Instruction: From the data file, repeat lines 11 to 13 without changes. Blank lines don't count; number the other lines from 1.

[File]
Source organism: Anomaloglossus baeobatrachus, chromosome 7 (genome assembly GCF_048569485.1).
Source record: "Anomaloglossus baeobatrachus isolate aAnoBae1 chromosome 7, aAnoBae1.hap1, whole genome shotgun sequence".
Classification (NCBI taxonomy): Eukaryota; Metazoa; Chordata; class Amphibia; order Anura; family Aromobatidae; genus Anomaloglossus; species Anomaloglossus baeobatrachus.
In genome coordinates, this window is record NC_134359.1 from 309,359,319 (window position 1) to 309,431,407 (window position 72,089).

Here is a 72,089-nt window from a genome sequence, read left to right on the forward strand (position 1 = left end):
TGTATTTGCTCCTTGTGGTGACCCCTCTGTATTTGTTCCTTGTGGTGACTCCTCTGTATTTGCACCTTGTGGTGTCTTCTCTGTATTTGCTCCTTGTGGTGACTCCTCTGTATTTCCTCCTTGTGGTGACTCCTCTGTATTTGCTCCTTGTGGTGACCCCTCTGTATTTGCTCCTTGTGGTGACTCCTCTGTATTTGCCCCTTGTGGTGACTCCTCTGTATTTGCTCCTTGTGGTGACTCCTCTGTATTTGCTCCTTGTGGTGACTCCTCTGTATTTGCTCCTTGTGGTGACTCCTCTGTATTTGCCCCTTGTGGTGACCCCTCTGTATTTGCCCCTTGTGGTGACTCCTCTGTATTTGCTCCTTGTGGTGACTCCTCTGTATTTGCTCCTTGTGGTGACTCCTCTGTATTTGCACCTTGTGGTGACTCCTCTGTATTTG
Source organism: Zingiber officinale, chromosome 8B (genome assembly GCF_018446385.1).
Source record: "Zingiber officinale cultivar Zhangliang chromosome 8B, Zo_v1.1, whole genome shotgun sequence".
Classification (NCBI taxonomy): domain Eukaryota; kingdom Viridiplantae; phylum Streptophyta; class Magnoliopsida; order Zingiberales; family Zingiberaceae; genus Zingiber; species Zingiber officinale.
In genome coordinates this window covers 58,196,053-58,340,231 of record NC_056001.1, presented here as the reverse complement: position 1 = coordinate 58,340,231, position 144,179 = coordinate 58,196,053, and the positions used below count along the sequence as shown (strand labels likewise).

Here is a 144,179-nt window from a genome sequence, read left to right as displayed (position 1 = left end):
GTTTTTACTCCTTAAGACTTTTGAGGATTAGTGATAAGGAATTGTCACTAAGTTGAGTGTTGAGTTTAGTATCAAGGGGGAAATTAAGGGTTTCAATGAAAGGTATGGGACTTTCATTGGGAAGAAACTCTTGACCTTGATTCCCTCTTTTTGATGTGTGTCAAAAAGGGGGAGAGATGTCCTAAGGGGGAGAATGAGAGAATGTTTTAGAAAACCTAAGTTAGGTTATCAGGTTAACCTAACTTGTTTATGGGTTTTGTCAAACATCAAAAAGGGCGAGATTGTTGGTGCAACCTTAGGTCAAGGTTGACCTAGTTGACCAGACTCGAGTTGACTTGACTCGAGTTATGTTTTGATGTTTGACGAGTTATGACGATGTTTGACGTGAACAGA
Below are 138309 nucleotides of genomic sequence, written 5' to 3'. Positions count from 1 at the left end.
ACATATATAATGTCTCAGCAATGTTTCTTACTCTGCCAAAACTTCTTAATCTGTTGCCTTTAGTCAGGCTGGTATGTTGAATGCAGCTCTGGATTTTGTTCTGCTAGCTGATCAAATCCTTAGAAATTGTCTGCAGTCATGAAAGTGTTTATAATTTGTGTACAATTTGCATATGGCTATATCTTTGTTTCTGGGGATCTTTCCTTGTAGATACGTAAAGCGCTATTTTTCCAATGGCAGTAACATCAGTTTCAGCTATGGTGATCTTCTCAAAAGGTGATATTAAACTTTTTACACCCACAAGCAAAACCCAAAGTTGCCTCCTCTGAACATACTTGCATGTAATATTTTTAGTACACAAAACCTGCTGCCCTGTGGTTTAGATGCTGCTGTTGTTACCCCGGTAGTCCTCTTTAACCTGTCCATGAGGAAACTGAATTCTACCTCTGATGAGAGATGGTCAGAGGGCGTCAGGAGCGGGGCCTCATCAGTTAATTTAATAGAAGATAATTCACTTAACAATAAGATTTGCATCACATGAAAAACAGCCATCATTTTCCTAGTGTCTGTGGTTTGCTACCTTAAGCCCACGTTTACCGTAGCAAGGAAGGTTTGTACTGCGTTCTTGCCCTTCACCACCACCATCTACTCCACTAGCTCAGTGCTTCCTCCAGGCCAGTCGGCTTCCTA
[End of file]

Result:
Here is a 144,179-nt window from a genome sequence, read left to right as displayed (position 1 = left end):
GTTTTTACTCCTTAAGACTTTTGAGGATTAGTGATAAGGAATTGTCACTAAGTTGAGTGTTGAGTTTAGTATCAAGGGGGAAATTAAGGGTTTCAATGAAAGGTATGGGACTTTCATTGGGAAGAAACTCTTGACCTTGATTCCCTCTTTTTGATGTGTGTCAAAAAGGGGGAGAGATGTCCTAAGGGGGAGAATGAGAGAATGTTTTAGAAAACCTAAGTTAGGTTATCAGGTTAACCTAACTTGTTTATGGGTTTTGTCAAACATCAAAAAGGGCGAGATTGTTGGTGCAACCTTAGGTCAAGGTTGACCTAGTTGACCAGACTCGAGTTGACTTGACTCGAGTTATGTTTTGATGTTTGACGAGTTATGACGATGTTTGACGTGAACAGA
Below are 138309 nucleotides of genomic sequence, written 5' to 3'. Positions count from 1 at the left end.